I had both ovaries removed as neither were salvageable and my consultant was keen for me to have a low steady dose of oestrogen (I’m 41), rather than one that cycles, to make the chance of the endometriosis returning very small.
    Our bodies can get used to feeling pain and sometimes we feel more if we expect it. Have you ever tried cranial osteopathy? – I can recommend it – it got me mobile again before my op.
    Look after yourself, Rosie

  3. Jane,

    Before I start I do apologise for the text being all over the place it is just that had to say that I have read your story to my daughter and she could not believe that someone was and has gone through similar to myself. I could go on forever as it has been on going for so long.

    I am almost ten years older and my children all grown, I had a total hystorectomy on 17th November 2014 and am still recovering due to being unwell whilst in hospital and it being a bit more difficult than anticipated, also having had a collection of fluid that has only just gone and I still have an infection internally as I found out today and am awaiting the results of the swabs taken.

    I too am due back at work in February and back to see the consultant in March.

    My pain started about ten years ago. Trying to get someone to believe me and understand that it was so bad and got worse if I sat down for any length has been almost impossible. I have been told it was my posture, sent for physio, I stand quite upright and apparently this was wrong? I was advised it could of been arthritic.

    When we moved about three years ago I went to the GP to be advised that he was unsure of my problem, I was offered painkillers, however he did say but sometimes he got a pain in his leg and couldn’t explain it , these things do happen?

    After persistence, though my family would disagree they think I was too soft, I got offered a scan in 2013 a fibroid was found, though I did not have heavy periods, having had a balloon ablation some years previous. I met with the Dr to be asked well do you want to do anything about it? I would try anything to alleviate the pain, so I said of course! After many visits chasing the said Dr, whom I might add I will not see anymore, I had a laparoscopy, this did not achieve anything. Although I was given prostap for three months, nothing happened.

    My daughter did research on symptoms etc , mainly because I was so disheartened by it all, and found a website about adenomyosis. She wrote it down and said take it to the said Dr and get her to look at it and your symptoms. I did she disregarded and just prescribed more pain relief.

    After numerous months of visits and finally my being at breaking point, and many tears through pain and frustration, my Dr prescribed me some stronger medication, varying types even meds for depression and epilepsy. She offered to sign me off for a couple of weeks I declined but then i just had enough I was exhausted , I cannot remember the last time I have slept through the night, I went back and she did sign me off with exhaustion and I had two weeks on the tablets that made me unsteady and slurred my speech, but at least I could say I had tried them.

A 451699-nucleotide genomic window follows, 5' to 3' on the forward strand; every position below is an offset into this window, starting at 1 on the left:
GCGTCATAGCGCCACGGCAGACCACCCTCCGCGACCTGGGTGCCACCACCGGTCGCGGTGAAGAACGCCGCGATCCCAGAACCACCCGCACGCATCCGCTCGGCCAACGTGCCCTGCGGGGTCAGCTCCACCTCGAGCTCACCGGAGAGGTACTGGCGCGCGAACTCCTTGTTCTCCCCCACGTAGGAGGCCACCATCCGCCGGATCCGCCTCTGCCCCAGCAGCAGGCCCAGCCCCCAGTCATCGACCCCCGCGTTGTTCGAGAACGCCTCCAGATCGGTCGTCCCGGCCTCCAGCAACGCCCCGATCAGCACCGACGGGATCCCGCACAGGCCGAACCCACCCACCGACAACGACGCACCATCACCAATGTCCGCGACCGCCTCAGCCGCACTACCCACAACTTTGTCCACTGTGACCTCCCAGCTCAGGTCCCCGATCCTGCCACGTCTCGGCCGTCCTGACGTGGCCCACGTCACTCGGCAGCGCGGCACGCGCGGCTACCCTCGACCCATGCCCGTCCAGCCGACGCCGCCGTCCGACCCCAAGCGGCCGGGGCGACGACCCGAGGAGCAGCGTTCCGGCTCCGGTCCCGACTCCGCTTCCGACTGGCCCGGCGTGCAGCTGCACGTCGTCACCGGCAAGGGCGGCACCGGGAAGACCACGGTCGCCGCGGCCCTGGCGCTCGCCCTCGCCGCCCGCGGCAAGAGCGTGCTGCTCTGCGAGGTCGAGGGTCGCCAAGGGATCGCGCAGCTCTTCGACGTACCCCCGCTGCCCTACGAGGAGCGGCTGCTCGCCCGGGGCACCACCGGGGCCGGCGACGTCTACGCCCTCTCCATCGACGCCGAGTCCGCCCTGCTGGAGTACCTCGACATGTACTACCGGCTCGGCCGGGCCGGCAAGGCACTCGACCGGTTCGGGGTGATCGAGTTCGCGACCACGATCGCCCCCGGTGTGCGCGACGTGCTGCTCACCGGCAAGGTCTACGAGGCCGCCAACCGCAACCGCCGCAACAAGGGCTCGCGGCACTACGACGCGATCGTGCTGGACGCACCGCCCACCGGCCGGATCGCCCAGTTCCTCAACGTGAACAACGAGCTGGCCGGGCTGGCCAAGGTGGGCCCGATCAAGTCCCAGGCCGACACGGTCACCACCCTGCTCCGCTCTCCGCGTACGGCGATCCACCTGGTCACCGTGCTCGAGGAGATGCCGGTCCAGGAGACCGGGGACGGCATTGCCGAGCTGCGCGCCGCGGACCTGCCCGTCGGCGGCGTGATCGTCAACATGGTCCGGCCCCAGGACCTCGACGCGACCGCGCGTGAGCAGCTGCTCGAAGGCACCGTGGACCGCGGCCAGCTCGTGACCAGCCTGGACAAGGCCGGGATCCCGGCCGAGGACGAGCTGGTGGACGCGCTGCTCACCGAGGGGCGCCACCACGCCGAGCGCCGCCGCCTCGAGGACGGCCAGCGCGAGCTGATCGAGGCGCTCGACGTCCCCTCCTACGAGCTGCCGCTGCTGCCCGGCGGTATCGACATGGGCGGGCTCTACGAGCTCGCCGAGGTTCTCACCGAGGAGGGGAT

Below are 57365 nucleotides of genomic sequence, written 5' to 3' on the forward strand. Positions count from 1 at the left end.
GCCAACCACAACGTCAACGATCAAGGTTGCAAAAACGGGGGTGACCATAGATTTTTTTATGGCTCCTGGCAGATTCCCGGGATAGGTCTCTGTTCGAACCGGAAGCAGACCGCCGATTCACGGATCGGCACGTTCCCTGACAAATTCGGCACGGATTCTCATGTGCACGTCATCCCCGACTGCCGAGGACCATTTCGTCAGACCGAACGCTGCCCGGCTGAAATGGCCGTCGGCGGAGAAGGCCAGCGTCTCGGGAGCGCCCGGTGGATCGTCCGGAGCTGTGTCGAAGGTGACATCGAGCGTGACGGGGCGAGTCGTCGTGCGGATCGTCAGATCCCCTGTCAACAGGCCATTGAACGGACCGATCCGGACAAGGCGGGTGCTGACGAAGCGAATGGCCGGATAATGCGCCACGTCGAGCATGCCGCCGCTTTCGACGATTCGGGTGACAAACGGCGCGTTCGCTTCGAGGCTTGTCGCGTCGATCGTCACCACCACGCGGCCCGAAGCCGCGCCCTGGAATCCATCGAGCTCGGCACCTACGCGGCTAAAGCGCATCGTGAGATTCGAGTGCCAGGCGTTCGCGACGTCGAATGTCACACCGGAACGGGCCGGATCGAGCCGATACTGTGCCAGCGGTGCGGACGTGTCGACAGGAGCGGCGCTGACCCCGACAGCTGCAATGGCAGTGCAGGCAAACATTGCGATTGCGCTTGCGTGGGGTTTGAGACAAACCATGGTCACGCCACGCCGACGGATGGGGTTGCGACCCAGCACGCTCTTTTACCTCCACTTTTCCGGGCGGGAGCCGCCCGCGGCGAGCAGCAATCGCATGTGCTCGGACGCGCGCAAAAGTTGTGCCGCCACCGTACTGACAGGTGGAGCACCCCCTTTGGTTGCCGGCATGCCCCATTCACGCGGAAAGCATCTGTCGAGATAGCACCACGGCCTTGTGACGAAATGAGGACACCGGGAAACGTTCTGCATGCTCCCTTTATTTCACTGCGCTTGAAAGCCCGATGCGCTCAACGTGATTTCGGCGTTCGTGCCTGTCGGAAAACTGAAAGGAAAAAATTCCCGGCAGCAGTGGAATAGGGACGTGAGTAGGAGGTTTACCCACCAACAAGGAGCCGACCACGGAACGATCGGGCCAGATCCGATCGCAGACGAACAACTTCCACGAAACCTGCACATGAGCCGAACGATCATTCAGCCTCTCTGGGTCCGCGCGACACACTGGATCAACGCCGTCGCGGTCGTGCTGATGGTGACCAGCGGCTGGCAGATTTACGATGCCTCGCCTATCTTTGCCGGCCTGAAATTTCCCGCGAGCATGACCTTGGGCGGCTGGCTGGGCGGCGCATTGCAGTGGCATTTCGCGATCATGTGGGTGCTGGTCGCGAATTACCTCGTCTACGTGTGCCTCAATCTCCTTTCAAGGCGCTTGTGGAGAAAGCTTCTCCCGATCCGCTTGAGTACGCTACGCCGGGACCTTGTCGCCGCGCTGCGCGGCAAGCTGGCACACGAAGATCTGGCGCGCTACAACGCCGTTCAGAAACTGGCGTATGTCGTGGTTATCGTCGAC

I got my hystorectomy date and was looking forward to eventually , hopefully, being pain free.

    Unfortunately the op took approx 5 hours and I was very poorly a few days after, needing a transfusion after blacking out, whilst on the commode, not so dignified!

    My discharge was ok, though family wished they had kept me in as I continued to be very poorly, unable to eat or keep food down and , well I could go on and on.

    I am still unable to take carjourneys for much more than a few miles and , although I am walking, it proves extremely tiring and once home I hurt for a bit.

    My pain feels like it is coming back with a vengeance, I asked today, after my internal scan and meeting my consultant, if it could be the healing process but not definitive answer yet and it appears I still have some internal healing to deal with. I have to say, initially after the op my pain went! I was so relieved, granted there was the post op pain but nothing like what I have had for so many years.

    I am hoping it will go but failing that I am back to the drawing board.

    I do hope you get some answers and manage to start to feel well

    Kind Regards
    Tracy

  4. Hi Jane I can’t believe your story is so similar to mine had a laperoscopy May ,2014 as thought I had endemitriosis only to find I hadn’t told to return to docs if pain returns which it dud ten fold when private had mri scan and results 5 days later had 3 cysts 2 in my tubes and one in my womb and the crippling pain was adenomyosis. No choice full hysterectomy was performed on 4th November and stayed in hospital 4 nights. Returned home and 5-6 weeks could finally see I was on the RD to recovery couldnt believe how slow and long the recovery was I returned to work 7th January on a phase returned to work part time I gradually found myself getting stronger I am now back to work full time after two weeks part time. Returned to docs as have an infection now by my wound but apart from that so glad I had operation and have had no further labour pains would recommend op just don’t expect too much too soon as it’s a long road to recovery good luck to you all who need one just do as you are told and do nothing for weeks like me xx